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N.H. House quickly passes Medicaid expansion bill

  • Chad Belleville, who grew up in Barnstead, dons a T-shirt in support of the reauthorization of the Medicaid expansion bill at a rally at the State House on Wednesday. GEOFF FORESTER / Monitor staff

  • A sign showing the number of people use Medicaid in individual cities and towns at a rally to support the reauthorization of the bill on Wednesday, May 2, 2018. GEOFF FORESTER / Monitor staff

Associated Press
Published: 5/3/2018 12:05:05 PM

House lawmakers quickly voted to continue New Hampshire’s expanded Medicaid program Thursday, spending almost no time debating one of the session’s biggest policy issues.

The current program uses Medicaid funding to purchase private health plans for about 50,000 low-income residents, but it will expire this year if lawmakers don’t reauthorize it. The bill approved Thursday would continue the program for five years but change its structure to a managed care model considered more cost-effective. The plan also would impose new work requirements on enrollees and use 5 percent of liquor revenues to cover the state’s cost as federal funding decreases.

Rep. J.R. Hoell, R-Dunbarton, spoke against the bill, saying five years was too long and raising concerns about potential fraud. Without asset tests, he argued, someone with a net worth of millions of dollars could be covered. And he objected to counting community service as a way to meet the work requirement.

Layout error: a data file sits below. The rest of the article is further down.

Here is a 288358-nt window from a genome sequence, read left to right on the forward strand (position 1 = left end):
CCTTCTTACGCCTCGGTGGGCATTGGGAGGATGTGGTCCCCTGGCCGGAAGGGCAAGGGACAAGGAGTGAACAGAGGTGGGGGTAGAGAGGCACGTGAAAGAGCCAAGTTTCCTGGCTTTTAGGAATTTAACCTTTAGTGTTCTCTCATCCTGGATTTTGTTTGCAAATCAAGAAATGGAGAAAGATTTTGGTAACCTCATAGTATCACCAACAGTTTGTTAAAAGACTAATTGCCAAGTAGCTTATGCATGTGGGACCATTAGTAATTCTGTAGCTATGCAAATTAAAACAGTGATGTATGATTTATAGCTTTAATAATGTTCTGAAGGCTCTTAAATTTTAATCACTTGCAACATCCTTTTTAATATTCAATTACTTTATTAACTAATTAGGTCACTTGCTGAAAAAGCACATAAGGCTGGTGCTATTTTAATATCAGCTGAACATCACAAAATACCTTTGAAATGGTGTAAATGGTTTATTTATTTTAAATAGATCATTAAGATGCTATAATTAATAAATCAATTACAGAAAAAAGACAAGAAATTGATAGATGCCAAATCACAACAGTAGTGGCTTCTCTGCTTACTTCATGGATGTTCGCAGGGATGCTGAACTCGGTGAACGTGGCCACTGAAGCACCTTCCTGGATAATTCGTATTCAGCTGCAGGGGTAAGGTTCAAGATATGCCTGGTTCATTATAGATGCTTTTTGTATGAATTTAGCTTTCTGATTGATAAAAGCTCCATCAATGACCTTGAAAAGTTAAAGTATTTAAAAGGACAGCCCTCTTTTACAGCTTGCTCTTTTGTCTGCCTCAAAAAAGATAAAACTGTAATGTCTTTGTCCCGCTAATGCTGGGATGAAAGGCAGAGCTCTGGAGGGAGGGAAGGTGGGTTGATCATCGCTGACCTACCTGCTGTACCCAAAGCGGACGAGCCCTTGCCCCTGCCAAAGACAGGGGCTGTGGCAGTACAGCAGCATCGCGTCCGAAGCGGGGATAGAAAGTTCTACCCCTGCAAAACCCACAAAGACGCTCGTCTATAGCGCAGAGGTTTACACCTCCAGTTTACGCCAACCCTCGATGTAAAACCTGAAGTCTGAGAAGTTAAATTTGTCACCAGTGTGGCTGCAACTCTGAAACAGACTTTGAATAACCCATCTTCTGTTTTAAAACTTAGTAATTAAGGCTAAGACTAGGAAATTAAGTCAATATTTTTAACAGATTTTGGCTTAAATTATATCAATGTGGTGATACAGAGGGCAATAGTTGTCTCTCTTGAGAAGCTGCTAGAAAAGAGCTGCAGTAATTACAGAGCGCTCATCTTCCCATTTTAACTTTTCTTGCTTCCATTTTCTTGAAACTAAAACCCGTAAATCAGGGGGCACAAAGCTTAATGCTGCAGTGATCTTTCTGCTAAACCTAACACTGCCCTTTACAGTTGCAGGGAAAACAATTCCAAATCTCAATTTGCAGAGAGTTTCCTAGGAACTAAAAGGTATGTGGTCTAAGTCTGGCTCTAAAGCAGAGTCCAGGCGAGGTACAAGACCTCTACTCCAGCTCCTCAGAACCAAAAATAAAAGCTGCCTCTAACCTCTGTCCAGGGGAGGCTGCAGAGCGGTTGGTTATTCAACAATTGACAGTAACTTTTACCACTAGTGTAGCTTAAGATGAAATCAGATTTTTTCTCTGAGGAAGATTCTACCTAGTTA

“Taxpayers would be footing the bill, covering someone who’s volunteering for some organization,” said Hoell, who tried unsuccessfully to amend the bill by adding an unrelated provision allowing people to carry guns on snowmobiles and all-terrain vehicles.

Rep. Frank Kotowski, chairman of the Health, Human Services and Elderly Affairs Committee, said both his committee and the House Finance Committee addressed Hoell’s concerns.

“Finance went over this with a fine-toothed comb to make sure the very things that were just spoken about couldn’t happen,” said Kotowski, R-Hooksett.

The bill’s supporters have argued the program is critical to health care access, particularly to mental health services and drug and alcohol treatment. At a rally Wednesday morning organized by the advocacy group New Futures, participants wore fill-in-the-blank shirts listing how many people in their hometowns rely on the program.

“Healthy people, healthy state, health insurance makes us great,” they chanted.

The House voted, 303-29, to accept an amendment that made minor changes to the bill passed by the Senate in March, and then gave final approval via a voice vote. The Senate could either accept the House changes or request that a committee of lawmakers draft a compromise. Senate leaders praised the House vote, as did Republican Gov. Chris Sununu.

“The Granite Advantage Health Care Program is a New Hampshire plan that protects taxpayers and the General Fund, saves the federal taxpayers approximately $200 million, provides 50,000 Granite Staters with health care, stabilizes our individual market, and includes a robust work requirement that will lift individuals out of poverty and provide them with workforce skills,” he said in a statement. “I applaud the legislature for overwhelmingly passing this fiscally responsible plan today, and I look forward to signing this legislation into law.”

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